When he says the roof is “sagging”, is that as bad as it sounds? Or is it some kind of technical term?”
We have just received the survey report on the derelict house that we are in the process of buying. However desperately I try to put an optimistic gloss on it, the news is alarming. We already knew about all the obvious damage – the mouldy cork tiles in the kitchen, the festering avocado bathroom suite, the persistent smell of rotting fish – but we had been clinging to the hope that a deep clean, a quick lick of paint and a couple of trips to Ikea would sort it. As it turns out, there is a deeper level of structural wrongness, the hideous financial implications of which we can only guess at.
“And what about ‘eventual renewal’ of the ceiling joists? How eventual is eventual?”
The surveyor has employed a “traffic light” system to help dumbnuts such as us understand what he is on about. Each section of the survey has a spot next to it in the page margin to indicate the gravity of the problem. A green spot means all is fine; orange indicates that the issue is not urgent. The page I am staring at looks like it is covered with livid red measles.
“The thing about surveyors,” says Curly, as if he has been hanging out with surveyors all his life, “is that they’ll always give you the worst-case scenario. They have to cover their backs.”
I turn the page to reveal one isolated spot of green.
“On the plus side, there are ‘No visible signs of an infestation of wood-boring insect.’”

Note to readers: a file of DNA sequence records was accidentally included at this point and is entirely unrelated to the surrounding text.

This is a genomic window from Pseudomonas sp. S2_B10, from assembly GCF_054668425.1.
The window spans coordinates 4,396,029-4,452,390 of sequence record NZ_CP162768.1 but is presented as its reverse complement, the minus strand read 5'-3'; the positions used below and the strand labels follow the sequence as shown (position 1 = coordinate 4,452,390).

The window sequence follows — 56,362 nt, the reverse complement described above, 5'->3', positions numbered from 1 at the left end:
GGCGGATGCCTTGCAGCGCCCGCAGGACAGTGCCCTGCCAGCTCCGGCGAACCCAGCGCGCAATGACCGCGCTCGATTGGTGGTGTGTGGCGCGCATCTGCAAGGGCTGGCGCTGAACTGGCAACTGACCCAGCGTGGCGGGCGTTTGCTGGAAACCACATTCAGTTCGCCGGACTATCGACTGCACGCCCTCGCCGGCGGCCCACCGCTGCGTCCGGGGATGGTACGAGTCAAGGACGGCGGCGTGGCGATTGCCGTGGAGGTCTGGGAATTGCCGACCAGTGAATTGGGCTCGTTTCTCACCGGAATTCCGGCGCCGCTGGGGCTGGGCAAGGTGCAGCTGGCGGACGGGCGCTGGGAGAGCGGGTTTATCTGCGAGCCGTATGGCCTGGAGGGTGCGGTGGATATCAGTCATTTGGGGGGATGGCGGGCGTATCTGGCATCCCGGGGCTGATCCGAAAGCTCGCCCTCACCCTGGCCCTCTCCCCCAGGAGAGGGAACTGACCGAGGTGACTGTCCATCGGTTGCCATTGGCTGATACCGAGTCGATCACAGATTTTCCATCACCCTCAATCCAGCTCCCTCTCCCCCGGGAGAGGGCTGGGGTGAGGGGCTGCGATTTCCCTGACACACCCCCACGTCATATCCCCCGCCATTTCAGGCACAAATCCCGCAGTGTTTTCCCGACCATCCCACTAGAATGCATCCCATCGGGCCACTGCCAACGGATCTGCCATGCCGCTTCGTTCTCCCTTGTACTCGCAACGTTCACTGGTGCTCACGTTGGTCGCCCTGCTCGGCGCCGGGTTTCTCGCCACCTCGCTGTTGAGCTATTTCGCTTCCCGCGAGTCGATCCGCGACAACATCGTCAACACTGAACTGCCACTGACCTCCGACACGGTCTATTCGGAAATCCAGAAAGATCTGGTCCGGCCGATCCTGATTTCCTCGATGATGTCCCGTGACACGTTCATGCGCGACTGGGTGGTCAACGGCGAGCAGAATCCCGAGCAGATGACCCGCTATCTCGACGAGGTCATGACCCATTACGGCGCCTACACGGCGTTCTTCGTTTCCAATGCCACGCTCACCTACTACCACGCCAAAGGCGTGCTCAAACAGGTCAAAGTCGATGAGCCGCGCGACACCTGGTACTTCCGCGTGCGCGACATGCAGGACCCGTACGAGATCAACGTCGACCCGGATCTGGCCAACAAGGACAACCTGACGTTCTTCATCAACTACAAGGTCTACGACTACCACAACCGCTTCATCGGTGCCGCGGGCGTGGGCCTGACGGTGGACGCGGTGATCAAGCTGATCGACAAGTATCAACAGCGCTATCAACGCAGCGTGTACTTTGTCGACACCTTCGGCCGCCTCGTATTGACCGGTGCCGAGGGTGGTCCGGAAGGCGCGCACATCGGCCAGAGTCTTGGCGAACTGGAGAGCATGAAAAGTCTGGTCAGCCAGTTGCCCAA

“Although he does say we should get a second opinion.”
That night, at 4am, after baby Moe has finally finished bawling his eyes out and dropped off for a quick power nap, I lie awake fretfully turning the matter over in my mind. We have no spare money, at all. If the roof falls in a week after we buy this bloody house, we won’t be able to fix it. We’ll just have to sit there getting rained on. Should we try to renegotiate the price? Or should we just stay in our flat, which, though significantly lacking in wiggle room, is at least leak-free?
The longer I lie there nursing stomachchurning anxieties about joists and flashings, dry rot and wet rot, subsidence and damp readings, the fonder I feel of our trusty little cubbyhole. As dawn starts to creep around the edge of the curtains, I roll over to whisper sweet nothings into Curly’s sleeping ear.
“Hey babe, about this house, maybe we should just forget the whole idea.”
“Hnnnmn.” Curly raises one eyelid briefly to shoot me a look of baffled dismay. “Don’t be stupid. We’re doing it now. You’ve got to stop worrying.”
It seems I’m going to add the sagging roof to my ever-growing list of things not to think about, alongside looming redundancy, our complete lack of any savings or pensions, child mortality, global warming and the rise of China. So I’m glad that’s all sorted.